- Ron Ruiz is selling this hunk of purported
UFO crash debris for $69,000
- `Alien' debris is just slag, skeptic
- By Jim Erickson The Arizona Daily Star
- Ron Ruiz says the potato-sized gray and
green rock he holds in his hands came from a liquid-hulled alien spaceship
that crashed in St. Joseph, Mo., in 1947.
- Ruiz, owner of the Oro Valley-based Stone
People Products, is selling the hunk of alleged UFO crash debris at one
of the Tucson gem and mineral shows for $69,000.
- About two dozen smaller pieces are available
for $100 a gram, and at least four small fragments already have been sold,
- ``It seems like an awfully high amount,
but there is very little of it,'' Ruiz said from a booth at the Congress
Street Expo, 710 W. Congress St.
- But Tucson astronomer and self-proclaimed
skeptic James McGaha says the ``debris'' looks a lot like slag, the fused
refuse separated from a metal during the smelting process.
- McGaha examined the rocks and supporting
documentation supplied by Ruiz, and he concluded that ``they are making
very extraordinary claims with no evidence to support those claims.''
- ``The sad thing is that there are nutty
UFO people out there that might buy it for $69,000,'' said McGaha, chairman
of Tucson Skeptics and a consultant for CSICOP, the Committee for Scientific
Investigation of Claims of the Paranormal.
- ``There have been lots of scams in ufology,
but this is the first time I've ever seen a piece of a UFO for sale in
my 25 years of investigating UFOs,'' he said.
- ``Lots of people have shown up at conferences
saying `This is a piece of a UFO.' But it's never been for sale, and usually
they won't even let you touch the stuff - or they show you pictures and
say it's locked away in a vault somewhere.''
- According to Ruiz and the paperwork he
provided, a Missouri farmer and his wife were eating breakfast one morning
in July 1947 when they saw a glowing object flying toward them from the
- The ``glowing molten mass'' moved horizontally
at about 20 mph, shearing treetops and setting them ablaze. Then it came
to a dead stop and fell 30 or 40 feet to the ground.
- It took three days for the crashed spaceship
to cool down so the farmer could get close to it.
- He decided to bury his find, rather than
report it to authorities, because he wanted to avoid publicity.
- It remained buried until 1996, when the
farmer's son inspected his land for damage from a recent flood.
- He found green and gray material sticking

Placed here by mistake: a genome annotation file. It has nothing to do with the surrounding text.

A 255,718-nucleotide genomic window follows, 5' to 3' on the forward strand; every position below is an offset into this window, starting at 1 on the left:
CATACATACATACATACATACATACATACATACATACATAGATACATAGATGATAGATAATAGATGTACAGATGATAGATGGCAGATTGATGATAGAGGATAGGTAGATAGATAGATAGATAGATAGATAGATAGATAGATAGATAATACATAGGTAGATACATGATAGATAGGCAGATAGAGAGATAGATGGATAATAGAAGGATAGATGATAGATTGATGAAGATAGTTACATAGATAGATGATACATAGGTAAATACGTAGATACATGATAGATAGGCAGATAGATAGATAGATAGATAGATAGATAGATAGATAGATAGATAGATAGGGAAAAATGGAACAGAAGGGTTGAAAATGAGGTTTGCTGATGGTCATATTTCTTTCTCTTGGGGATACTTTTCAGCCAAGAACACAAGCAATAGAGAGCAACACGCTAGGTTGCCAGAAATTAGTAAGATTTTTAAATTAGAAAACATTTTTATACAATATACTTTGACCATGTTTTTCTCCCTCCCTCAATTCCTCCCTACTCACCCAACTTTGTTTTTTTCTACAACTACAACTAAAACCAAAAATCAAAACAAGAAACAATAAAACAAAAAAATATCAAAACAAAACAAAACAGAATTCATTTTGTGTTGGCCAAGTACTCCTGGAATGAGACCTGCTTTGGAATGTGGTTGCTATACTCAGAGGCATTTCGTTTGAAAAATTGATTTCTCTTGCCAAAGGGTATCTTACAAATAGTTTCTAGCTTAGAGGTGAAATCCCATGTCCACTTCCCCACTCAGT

up from the mud, then remembered what his parents had told him years earlier
about burying a flying saucer on the farm.
- The son collected the ``debris,'' which
later came into the hands of New Mexico gemologist David Shoemaker. Ruiz
said he obtained his samples from Shoemaker.
- In biographical material supplied by
Ruiz, Shoemaker is described as a jeweler, photographer, lecturer, humorist
and dealer of metaphysical stones.
- ``In metaphysical circles Mr. Shoemaker
is known as a Half-ling Wizard who is beloved by the spirits,'' the biographical
profile states. ``He is also a friend of the Jaguar King, Maker of the
Bear Fetish and Keeper of the Dream.''
- Ruiz said he had samples of the gray
and green rock analyzed at two laboratories. The results convinced him
that the material is UFO debris.
- Specifically, the Missouri debris is
part of an alien mother ship, Ruiz said.
- Before it disintegrated, the mother ship
sent out an escape pod that crashed in Roswell, N.M., in July 1947, he
- ``These are from the mother ship,'' Ruiz
said, pointing to the polished shards spread on the table in front of him.
- He provided results from a test at the
Excalibur Mineral Co. in Peekskill, N.Y. The lab concluded that the gray
vesicular (bubbly) mass is mostly quartz and cristobalite, a mineral identical
in composition to quartz.
- ``Based on the vesicular habit, it is
probable that the material is residual glass/ash from a fire or similar
process,'' the report states.
- Ruiz said the results support the crash-and-burn
- McGaha said the findings indicate the
``debris'' is simply slag or a slaglike material.
- ``I think they are grossly deceiving
the public and playing to the gullibility of people when they sell material
that is fairly obviously not material from a UFO crash,'' he said.
- ``If you thought you had a piece of a
real UFO, it would be priceless.
- ``It wouldn't be $100 per gram,'' McGaha
said. ``You wouldn't cut it up into little pieces and sell it.''
- The truth is out there...out there on
the Web, that is. Learn more about the "fantastic story" of CSD
- <http://www.wehug.com/crashsitedebris.htmlCrash Site Debris.